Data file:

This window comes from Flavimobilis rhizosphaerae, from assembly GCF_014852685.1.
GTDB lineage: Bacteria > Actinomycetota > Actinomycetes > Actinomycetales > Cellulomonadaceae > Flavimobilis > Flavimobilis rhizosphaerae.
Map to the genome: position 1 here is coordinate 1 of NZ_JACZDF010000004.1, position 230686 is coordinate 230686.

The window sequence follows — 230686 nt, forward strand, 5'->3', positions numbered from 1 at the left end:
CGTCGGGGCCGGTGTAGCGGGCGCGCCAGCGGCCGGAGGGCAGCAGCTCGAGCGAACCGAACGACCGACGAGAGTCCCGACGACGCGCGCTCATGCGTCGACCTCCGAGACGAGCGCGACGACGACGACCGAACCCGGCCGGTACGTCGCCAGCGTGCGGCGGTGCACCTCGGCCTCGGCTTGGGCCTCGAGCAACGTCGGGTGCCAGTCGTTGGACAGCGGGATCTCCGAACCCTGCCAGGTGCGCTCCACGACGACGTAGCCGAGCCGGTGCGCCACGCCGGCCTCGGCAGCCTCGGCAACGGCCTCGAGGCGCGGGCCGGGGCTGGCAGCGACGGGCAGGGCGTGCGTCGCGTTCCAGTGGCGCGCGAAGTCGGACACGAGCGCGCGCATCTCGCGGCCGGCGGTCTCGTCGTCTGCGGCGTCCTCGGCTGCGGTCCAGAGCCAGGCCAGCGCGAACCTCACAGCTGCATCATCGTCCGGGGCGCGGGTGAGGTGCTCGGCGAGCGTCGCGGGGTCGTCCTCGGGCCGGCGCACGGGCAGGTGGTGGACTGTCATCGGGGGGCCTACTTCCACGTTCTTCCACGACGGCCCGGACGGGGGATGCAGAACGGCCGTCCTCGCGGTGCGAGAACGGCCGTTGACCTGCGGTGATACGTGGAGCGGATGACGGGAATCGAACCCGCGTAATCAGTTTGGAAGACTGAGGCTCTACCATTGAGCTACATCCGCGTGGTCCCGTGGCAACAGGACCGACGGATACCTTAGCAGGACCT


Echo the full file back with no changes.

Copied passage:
This window comes from Flavimobilis rhizosphaerae, from assembly GCF_014852685.1.
GTDB lineage: Bacteria > Actinomycetota > Actinomycetes > Actinomycetales > Cellulomonadaceae > Flavimobilis > Flavimobilis rhizosphaerae.
Map to the genome: position 1 here is coordinate 1 of NZ_JACZDF010000004.1, position 230686 is coordinate 230686.

The window sequence follows — 230686 nt, forward strand, 5'->3', positions numbered from 1 at the left end:
CGTCGGGGCCGGTGTAGCGGGCGCGCCAGCGGCCGGAGGGCAGCAGCTCGAGCGAACCGAACGACCGACGAGAGTCCCGACGACGCGCGCTCATGCGTCGACCTCCGAGACGAGCGCGACGACGACGACCGAACCCGGCCGGTACGTCGCCAGCGTGCGGCGGTGCACCTCGGCCTCGGCTTGGGCCTCGAGCAACGTCGGGTGCCAGTCGTTGGACAGCGGGATCTCCGAACCCTGCCAGGTGCGCTCCACGACGACGTAGCCGAGCCGGTGCGCCACGCCGGCCTCGGCAGCCTCGGCAACGGCCTCGAGGCGCGGGCCGGGGCTGGCAGCGACGGGCAGGGCGTGCGTCGCGTTCCAGTGGCGCGCGAAGTCGGACACGAGCGCGCGCATCTCGCGGCCGGCGGTCTCGTCGTCTGCGGCGTCCTCGGCTGCGGTCCAGAGCCAGGCCAGCGCGAACCTCACAGCTGCATCATCGTCCGGGGCGCGGGTGAGGTGCTCGGCGAGCGTCGCGGGGTCGTCCTCGGGCCGGCGCACGGGCAGGTGGTGGACTGTCATCGGGGGGCCTACTTCCACGTTCTTCCACGACGGCCCGGACGGGGGATGCAGAACGGCCGTCCTCGCGGTGCGAGAACGGCCGTTGACCTGCGGTGATACGTGGAGCGGATGACGGGAATCGAACCCGCGTAATCAGTTTGGAAGACTGAGGCTCTACCATTGAGCTACATCCGCGTGGTCCCGTGGCAACAGGACCGACGGATACCTTAGCAGGACCT